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Patient Abuse (Nov 2016—April 2017)

Being a victim of abuse, neglect, or exploitation can impact the health of an individual. Many of these victims seek care in our clinics and hospitals. Recognizing and intervening on the behalf of victimized patients not only improves their health and well-being but also improves our ability to provide effective and trauma-informed care.

Immune Disorders of the Gut (June 2014—February 2016)

IDG Screenshot

Digestive diseases affect a vast number of people in the United States, 60 to 70 million people per the NIDDK and NIH. In 2010 data was compiled by the CDC and noted on the NDDIC website that 21.7 million people of the affected individuals were hospitalized due to complications of their respective digestive disease.

Currently there is also a massive shortage of gastroenterologists in the state of Utah and across the Mountain West. The AAMC and Center for Workforce Studies completed a study that concluded that in 2012 “332 Physicians Needed Annually to Meet Increased Demand” in Utah, with gastroenterologists listed as a major component of this amplified need.

Fortunately, we are able to provide a gastroenterology service and resource for providers to develop and enhance the capacity to treat and manage their patients with gastroenterology conditions.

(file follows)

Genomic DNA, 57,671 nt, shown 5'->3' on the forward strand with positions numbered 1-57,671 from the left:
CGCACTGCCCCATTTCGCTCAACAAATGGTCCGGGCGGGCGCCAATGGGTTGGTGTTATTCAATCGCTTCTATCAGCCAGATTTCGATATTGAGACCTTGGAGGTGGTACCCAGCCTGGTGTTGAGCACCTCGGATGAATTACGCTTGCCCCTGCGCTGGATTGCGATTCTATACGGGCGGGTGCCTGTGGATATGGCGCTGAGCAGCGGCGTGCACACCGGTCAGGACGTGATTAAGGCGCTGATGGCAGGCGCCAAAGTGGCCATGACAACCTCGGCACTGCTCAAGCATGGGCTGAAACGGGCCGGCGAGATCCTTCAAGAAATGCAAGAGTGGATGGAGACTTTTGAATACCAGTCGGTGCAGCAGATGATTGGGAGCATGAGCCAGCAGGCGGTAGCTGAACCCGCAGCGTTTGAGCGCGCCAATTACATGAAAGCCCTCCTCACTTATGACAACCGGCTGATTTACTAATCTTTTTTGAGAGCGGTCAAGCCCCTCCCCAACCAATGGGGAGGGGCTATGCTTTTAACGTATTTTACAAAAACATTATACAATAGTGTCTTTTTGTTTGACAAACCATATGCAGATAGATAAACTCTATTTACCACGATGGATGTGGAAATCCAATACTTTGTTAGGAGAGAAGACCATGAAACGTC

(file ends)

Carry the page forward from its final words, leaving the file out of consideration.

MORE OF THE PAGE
This ECHO merged with the Liver Care ECHO in February of 2016 to form the GI & Liver Care ECHO.


Identifying & Managing Patients at Risk for Cancer (June 2015 - September 2016)

IMPRC Screenshot

The Identifying & Managing Patients at Risk for Cancer ECHO (Extension for Community Health-Care Outcomes) CME series was designed to improve access to knowledge for clinicians in rural and urban areas who work with patients/families at increased risk for cancer.

The program used teleconferencing technologies to facilitate an effective "knowledge network" intended for advanced practice clinicians, family physicians, and others providing care to those with a personal/family history of cancer to enhance their knowledge of genetic testing and screening for cancer syndromes.


OB Hemorrhage (October 2015 - April 2016)

OB Hemorrhage Screenshot

The Utah Department of Health was awarded a grant from the Association of Maternal and Child Health Programs (AMCHP) in an effort to address the third leading cause of maternal mortality in Utah—postpartum hemorrhaging.

The first aim of the initiative was to improve the maternal mortality review process in Utah. The Utah Department of Health (UDOH) accomplished this by expanding their Maternal Mortality Review Committee to include guidance from multidisciplinary experts and incorporating a new case review form, adopted from the Ohio Department of Health.

The second aim of the initiative was to work with Utah hospitals to implement components of the OB Hemorrhage Safety Bundle. Utah used its grant funds to hold an in-person project launch meeting with staff from over 50 percent of delivering hospitals and then hold fourteen bi-monthly learning sessions on the safety bundle components via Project ECHO